I was drawn to the novel Winter's Bone by Daniel Woodrell after hearing all the buzz about the film version.
The novel focuses on 16-year-old Ree Dolly who lives in poverty in the Ozarks. Ree is responsible for caring for her two young brothers and her mentally ill mother, though she dreams of joining the Army and escaping one day.
Her father, Jessup, a nearly legendary master of cooking meth, has left the family once again. When Ree finds out that he has put the family home up as collateral for his latest bond and that if he doesn't show up for court in a week she and her family will be kicked out, she sets out to find him.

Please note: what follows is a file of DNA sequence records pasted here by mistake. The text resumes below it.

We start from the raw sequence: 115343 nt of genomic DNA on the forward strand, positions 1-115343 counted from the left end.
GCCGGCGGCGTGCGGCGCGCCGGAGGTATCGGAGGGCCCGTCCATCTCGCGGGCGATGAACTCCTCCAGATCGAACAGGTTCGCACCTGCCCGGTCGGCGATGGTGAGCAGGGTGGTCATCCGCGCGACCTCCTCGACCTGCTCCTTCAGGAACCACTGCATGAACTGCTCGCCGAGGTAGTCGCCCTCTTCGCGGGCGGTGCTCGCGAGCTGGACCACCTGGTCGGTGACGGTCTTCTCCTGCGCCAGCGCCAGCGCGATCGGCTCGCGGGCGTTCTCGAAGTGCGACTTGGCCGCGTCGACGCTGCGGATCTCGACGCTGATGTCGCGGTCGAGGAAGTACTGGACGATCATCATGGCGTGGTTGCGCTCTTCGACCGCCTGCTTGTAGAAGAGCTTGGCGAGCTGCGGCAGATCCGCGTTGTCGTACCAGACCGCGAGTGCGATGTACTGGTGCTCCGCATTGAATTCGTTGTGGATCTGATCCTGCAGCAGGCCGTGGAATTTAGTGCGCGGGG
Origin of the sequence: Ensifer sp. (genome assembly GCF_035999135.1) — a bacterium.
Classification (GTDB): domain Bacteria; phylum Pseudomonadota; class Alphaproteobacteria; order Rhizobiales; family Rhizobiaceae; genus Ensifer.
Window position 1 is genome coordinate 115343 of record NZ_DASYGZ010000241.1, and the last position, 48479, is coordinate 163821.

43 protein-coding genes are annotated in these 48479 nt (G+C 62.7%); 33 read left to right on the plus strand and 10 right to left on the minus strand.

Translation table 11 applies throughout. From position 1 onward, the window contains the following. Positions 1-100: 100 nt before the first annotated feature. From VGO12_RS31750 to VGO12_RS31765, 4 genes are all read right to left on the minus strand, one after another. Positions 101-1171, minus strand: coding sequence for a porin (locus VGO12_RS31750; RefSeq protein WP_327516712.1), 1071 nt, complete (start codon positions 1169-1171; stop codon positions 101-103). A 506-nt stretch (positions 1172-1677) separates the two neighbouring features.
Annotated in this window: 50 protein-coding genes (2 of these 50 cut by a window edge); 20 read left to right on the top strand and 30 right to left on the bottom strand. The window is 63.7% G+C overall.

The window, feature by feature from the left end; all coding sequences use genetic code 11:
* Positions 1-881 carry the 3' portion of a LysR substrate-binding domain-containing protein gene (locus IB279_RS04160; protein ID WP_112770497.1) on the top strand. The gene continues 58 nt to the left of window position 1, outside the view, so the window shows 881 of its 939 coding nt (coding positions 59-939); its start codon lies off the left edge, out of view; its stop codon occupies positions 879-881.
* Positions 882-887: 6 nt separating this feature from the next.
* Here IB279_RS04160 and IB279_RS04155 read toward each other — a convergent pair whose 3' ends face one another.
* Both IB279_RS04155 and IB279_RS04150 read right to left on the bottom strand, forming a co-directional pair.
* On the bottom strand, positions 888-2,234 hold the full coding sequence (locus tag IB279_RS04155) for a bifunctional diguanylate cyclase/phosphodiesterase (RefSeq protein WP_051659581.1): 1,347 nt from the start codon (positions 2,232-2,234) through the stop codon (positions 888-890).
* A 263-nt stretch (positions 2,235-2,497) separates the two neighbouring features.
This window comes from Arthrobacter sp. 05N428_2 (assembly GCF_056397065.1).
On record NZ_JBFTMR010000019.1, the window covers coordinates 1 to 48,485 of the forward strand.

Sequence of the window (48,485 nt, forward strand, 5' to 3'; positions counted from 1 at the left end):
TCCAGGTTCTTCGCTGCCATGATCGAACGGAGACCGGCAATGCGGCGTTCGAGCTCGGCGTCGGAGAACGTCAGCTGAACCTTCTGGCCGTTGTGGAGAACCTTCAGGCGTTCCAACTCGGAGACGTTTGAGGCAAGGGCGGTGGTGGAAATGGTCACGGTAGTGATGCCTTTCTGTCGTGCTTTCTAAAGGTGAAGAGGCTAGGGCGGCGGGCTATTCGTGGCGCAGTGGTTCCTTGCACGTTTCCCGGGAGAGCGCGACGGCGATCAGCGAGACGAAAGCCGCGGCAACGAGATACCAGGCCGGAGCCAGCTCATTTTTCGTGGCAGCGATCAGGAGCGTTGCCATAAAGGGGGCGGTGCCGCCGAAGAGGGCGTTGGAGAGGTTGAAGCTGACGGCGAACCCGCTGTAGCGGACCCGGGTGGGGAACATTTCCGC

Ree encounters a lot of resistance along the way from extended family and neighbors who do not like her asking too many questions. She refuses to give up and things reach a head when she pushes too hard - and is pushed back.
Highlighting family ties, friendship, loyalty, and persistence within a bleak, isolated community, Winter's Bone is a lyrical and compelling portrait of a world many of us are unfamilar with but which surely exists. You won't soon forget Rees Dolly or her clan.